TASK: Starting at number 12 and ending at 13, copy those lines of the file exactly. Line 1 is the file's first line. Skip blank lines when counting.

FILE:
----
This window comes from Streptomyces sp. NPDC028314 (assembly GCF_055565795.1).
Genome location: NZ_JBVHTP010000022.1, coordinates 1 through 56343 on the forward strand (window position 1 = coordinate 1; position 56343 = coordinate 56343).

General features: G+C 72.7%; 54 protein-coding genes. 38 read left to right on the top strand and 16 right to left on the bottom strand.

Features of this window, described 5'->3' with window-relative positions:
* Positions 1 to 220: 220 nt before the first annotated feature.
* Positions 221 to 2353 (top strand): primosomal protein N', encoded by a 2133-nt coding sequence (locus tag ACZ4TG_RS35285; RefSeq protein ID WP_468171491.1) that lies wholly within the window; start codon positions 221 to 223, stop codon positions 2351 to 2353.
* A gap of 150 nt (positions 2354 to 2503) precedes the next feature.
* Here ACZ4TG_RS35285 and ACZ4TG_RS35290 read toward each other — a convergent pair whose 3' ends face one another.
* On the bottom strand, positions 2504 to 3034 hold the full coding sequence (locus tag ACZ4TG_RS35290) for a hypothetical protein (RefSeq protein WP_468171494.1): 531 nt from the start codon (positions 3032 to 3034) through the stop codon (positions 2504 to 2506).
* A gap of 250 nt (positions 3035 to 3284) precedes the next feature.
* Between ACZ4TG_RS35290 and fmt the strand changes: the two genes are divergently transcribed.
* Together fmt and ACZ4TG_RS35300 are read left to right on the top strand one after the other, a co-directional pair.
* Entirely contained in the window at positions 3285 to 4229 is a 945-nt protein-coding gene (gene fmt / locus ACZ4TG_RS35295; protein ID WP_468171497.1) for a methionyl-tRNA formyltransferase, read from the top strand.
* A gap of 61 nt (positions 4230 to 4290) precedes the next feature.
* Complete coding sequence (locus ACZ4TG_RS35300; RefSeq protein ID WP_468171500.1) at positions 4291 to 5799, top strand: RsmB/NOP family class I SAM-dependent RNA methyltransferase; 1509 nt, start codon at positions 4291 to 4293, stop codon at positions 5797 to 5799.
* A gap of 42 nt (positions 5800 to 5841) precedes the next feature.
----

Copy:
* Together fmt and ACZ4TG_RS35300 are read left to right on the top strand one after the other, a co-directional pair.
* Entirely contained in the window at positions 3285 to 4229 is a 945-nt protein-coding gene (gene fmt / locus ACZ4TG_RS35295; protein ID WP_468171497.1) for a methionyl-tRNA formyltransferase, read from the top strand.